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tv   Prime Ministers Questions from the British House of Commons  CSPAN  April 27, 2016 7:00am-8:01am EDT

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twitter using the hashtag pmq. members are finishing up other business. and now live to the floor of the british house of commons. >> or will the new rule only applies when it fits government rather than when it hits the public? >> of course, charities will be able to contribute to debate. they will be able to advise, researchers will be able to bring forward their ideas, but this idea supported by the labour party, but taxpayers money should be used for paid lobbyist. we will put a stop to that. >> thank you, mr. speaker. i welcome the government members to improving social mobility in the civil service. will the minister join me in encouraging more private sector employers to do the same? >> i would strongly endorsed that approach. if you're if any other member have not already been involved
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in an inspiring the future that i would encourage you to do so because it's not only good for the country, it's an incredibly enjoyable way to spend some time. >> thank you, mr. speaker. from cabinet office figures, 67% of people in the senior civil service were based in london last year with the highest reports in the last five years -- does of the matter should not accept his policy in moving several service israeli? >> we are introducing regional hubs for the civil service. of course, there are many uk civil servants who work in scotland and support the people in scotland. but it is inevitable the large number of civil servants in london, considered the capital of united kingdom, but we've got to make sure they represent the country who they serve. >> mr. speaker, thank you.
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we know that special advisors are required to submit their e-mails and their telephone text to public view because that's under the freedom of information. what is the policy of the government on the question of using whatsapp, which they are using to conceal government business from public view? >> i hesitate to admit to my honorable friend that i never personally gives whatsapp in my life. but i'm happy to be able to reassure him that all aspects of government business are properly recorded and ministers and subjects to a foia request as normal despite the rumors he has heard spirit that probably makes two of us then. >> questions to the prime minister. >> number one, mr. speaker.
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>> thank you, mr. speaker. mr. speaker, yesterday marked a momentous day for the family and friends at the 96 victims of the hillsboro disaster. over the last 27 years their search for justice has been met with obfuscation and hostility instead of sympathy and answers. as i said that house in 2012 about the hills were independent panel report committed longer families had to wait for so long and to fight so hard just to get to the truth. i know the whole house will wish to join in praising their courage, the patients and their resolve. they have never folded into pursuit of the truth and we all owe them a great debt of gratitude. >> here, here. >> mr. speaker, this morning i had meetings with ministerial colleagues and others, and in addition to my duties in this house, i shall have further such meetings later today. >> mims davies. >> i would've very much like to -- comments on the hillsboro, along with members on all sides of this house and pay tribute to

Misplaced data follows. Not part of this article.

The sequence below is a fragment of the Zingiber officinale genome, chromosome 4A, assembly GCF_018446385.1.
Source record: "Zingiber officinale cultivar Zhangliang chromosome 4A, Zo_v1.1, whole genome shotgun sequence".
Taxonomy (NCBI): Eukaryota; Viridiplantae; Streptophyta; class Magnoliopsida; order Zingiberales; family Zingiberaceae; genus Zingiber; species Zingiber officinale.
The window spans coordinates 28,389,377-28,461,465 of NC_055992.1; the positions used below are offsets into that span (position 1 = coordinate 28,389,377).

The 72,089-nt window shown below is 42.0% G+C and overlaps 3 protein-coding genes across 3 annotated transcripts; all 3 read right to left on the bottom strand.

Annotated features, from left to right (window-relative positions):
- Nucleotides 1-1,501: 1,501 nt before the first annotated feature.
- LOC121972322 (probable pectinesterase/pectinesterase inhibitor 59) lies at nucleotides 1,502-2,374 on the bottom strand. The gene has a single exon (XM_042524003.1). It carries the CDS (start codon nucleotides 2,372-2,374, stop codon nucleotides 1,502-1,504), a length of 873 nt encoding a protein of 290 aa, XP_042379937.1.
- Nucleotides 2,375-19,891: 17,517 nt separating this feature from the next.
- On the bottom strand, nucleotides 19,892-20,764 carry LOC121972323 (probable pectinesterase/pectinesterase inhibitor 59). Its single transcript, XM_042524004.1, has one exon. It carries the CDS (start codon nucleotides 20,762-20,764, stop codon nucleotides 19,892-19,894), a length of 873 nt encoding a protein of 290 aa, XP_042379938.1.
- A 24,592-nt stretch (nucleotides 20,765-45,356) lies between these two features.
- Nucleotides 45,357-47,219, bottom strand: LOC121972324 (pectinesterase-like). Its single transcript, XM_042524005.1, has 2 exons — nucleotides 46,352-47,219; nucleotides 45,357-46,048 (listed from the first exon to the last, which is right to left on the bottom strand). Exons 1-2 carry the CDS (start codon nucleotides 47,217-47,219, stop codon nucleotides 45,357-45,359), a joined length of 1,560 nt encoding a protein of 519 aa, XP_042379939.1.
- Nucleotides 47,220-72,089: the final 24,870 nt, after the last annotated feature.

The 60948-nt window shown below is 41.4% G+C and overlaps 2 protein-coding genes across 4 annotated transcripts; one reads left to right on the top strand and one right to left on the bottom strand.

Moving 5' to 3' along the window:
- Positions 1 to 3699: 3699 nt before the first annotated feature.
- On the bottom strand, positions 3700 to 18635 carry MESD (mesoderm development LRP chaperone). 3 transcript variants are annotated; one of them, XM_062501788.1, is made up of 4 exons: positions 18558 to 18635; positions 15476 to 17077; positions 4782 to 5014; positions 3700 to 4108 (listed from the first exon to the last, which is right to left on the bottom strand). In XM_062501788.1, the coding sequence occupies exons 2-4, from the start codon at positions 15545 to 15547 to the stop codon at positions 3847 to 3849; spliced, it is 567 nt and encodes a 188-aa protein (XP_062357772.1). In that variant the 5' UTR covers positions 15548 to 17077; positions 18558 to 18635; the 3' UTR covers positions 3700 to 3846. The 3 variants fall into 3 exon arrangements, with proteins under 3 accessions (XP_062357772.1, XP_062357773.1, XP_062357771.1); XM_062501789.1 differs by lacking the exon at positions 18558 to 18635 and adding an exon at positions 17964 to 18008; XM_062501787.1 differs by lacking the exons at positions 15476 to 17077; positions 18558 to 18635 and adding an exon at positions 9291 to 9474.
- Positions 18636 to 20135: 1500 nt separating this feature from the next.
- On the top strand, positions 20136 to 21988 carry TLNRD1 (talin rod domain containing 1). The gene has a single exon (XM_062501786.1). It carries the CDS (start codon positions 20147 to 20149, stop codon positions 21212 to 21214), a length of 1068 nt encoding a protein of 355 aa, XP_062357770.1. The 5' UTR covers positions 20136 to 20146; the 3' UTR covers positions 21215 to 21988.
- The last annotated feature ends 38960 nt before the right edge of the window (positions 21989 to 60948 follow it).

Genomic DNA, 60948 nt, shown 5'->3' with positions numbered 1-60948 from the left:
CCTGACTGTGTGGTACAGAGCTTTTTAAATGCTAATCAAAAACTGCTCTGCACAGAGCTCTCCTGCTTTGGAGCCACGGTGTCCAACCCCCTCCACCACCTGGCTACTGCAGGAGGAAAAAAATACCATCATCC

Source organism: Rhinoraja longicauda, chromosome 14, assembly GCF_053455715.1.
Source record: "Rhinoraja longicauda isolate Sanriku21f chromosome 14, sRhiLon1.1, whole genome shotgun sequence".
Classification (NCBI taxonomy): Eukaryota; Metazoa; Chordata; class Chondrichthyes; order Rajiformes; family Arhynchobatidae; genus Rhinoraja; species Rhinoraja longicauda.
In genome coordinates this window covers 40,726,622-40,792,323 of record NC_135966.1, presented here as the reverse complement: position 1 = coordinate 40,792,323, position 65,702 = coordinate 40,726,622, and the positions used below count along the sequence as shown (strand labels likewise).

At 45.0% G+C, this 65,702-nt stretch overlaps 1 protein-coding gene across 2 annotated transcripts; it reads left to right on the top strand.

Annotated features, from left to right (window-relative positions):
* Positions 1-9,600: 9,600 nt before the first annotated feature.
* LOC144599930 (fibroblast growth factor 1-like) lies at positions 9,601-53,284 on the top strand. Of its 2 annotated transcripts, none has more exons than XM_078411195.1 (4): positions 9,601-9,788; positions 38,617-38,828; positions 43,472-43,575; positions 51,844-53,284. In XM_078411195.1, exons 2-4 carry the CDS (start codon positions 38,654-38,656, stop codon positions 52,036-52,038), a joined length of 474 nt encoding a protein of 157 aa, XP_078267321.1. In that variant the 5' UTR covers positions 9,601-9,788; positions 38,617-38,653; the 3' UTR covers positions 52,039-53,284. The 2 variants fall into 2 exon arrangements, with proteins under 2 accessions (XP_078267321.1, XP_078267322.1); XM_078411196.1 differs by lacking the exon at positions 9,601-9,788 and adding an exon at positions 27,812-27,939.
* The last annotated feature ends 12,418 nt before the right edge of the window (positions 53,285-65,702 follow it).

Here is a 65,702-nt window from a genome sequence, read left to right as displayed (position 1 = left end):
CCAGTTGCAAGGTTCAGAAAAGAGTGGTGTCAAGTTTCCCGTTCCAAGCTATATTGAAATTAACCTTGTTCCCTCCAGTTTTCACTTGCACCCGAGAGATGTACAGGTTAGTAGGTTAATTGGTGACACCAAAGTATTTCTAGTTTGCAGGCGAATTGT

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the dems, their families and be resilient other campaigners who continued to strive for the truth in the pursuit of justice. >> here, here. >> in my constituency of easily the service provided crucial to people's daily lives including -- who i have met with who highlight their important local deli but does he agree with me the recent the announcement of 2.4 billion pounds of funding is only possible because of a strong conservative majority. >> my friend is right. we made a choice to put 12 billion pounds into the nhs and the last parliament. 19 million pounds into the nhs in this parliament and we want to see strengthen primary care. our vision is gps coming together and having in their surgeries therapist, mental health practitioners to other clinics so people can get the
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health care they need and we take the pressure off hospitals. that will only happen with a government that keeps investing in our nhs. >> jeremy corbyn. >> thank you, mr. speaker. yesterday after 27 years and 96 people who tragically lost their lives at hillsboro and their families find and their families finally receive the justice they were entitled to. i welcome the fact that prime minister has apologized for the actions of previous government. i join him in paying tribute to all those families who campaigned with such dignity, steadfastness and determination to get to the truth of what happened to the loved ones on that dreadful afternoon. i also pay a very warm tribute to my friends the members for liverpool walton, lee, holden and other mps who relentlessly campaigned with great difficulty over many years. i hope the whole house today will be united in the making that all those involved in the lies, smears and coverups that
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have decoupled this whole inquiry will now be held to account. >> here, here. >> last week that prime minister told the house that he is going to put rocket boosters on his proposals. this weekend in the light of the widespread unease including amongst his own mps it seems the wheels are falling off the rocket booster. the government is considering a u-turn. can that prime minister confirm whether or not -- [laughter] -- the u-turn is being prepared for or not? >> first to le let me join the right honorable gentleman in praising those who campaigned so hard and so long to get justice for the victims of hillsboro. this process took far too long but i think it is right and that pay tribute to the honorable member that we had that jones report. we responded to the jones reporter also wanted to mention the former attorney general who